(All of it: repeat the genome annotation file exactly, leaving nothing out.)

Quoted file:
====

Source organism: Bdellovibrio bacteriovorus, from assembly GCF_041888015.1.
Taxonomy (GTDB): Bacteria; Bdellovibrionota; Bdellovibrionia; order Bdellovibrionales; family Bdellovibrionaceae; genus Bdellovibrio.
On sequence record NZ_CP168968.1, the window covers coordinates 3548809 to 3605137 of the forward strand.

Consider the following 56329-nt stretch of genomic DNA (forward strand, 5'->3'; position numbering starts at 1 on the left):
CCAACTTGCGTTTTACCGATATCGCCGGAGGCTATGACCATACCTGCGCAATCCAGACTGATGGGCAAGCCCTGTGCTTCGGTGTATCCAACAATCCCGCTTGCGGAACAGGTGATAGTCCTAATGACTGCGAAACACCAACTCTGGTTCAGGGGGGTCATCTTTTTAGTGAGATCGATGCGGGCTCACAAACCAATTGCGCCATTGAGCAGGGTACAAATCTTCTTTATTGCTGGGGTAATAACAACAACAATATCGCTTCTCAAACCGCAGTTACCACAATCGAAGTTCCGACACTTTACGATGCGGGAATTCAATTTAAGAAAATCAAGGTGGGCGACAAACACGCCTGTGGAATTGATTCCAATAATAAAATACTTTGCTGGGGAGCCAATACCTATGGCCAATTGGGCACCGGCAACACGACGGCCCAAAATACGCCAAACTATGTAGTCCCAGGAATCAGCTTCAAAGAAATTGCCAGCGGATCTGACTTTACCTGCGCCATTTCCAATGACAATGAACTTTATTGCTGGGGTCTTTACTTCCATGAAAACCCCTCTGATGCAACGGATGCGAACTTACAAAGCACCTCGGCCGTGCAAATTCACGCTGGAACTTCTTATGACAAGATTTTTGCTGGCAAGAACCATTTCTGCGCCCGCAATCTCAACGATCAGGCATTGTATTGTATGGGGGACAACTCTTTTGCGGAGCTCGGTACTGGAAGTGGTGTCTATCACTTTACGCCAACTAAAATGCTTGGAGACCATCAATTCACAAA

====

Source organism: Bdellovibrio bacteriovorus, from assembly GCF_041888015.1.
Taxonomy (GTDB): Bacteria; Bdellovibrionota; Bdellovibrionia; order Bdellovibrionales; family Bdellovibrionaceae; genus Bdellovibrio.
On sequence record NZ_CP168968.1, the window covers coordinates 3548809 to 3605137 of the forward strand.

Consider the following 56329-nt stretch of genomic DNA (forward strand, 5'->3'; position numbering starts at 1 on the left):
CCAACTTGCGTTTTACCGATATCGCCGGAGGCTATGACCATACCTGCGCAATCCAGACTGATGGGCAAGCCCTGTGCTTCGGTGTATCCAACAATCCCGCTTGCGGAACAGGTGATAGTCCTAATGACTGCGAAACACCAACTCTGGTTCAGGGGGGTCATCTTTTTAGTGAGATCGATGCGGGCTCACAAACCAATTGCGCCATTGAGCAGGGTACAAATCTTCTTTATTGCTGGGGTAATAACAACAACAATATCGCTTCTCAAACCGCAGTTACCACAATCGAAGTTCCGACACTTTACGATGCGGGAATTCAATTTAAGAAAATCAAGGTGGGCGACAAACACGCCTGTGGAATTGATTCCAATAATAAAATACTTTGCTGGGGAGCCAATACCTATGGCCAATTGGGCACCGGCAACACGACGGCCCAAAATACGCCAAACTATGTAGTCCCAGGAATCAGCTTCAAAGAAATTGCCAGCGGATCTGACTTTACCTGCGCCATTTCCAATGACAATGAACTTTATTGCTGGGGTCTTTACTTCCATGAAAACCCCTCTGATGCAACGGATGCGAACTTACAAAGCACCTCGGCCGTGCAAATTCACGCTGGAACTTCTTATGACAAGATTTTTGCTGGCAAGAACCATTTCTGCGCCCGCAATCTCAACGATCAGGCATTGTATTGTATGGGGGACAACTCTTTTGCGGAGCTCGGTACTGGAAGTGGTGTCTATCACTTTACGCCAACTAAAATGCTTGGAGACCATCAATTCACAAA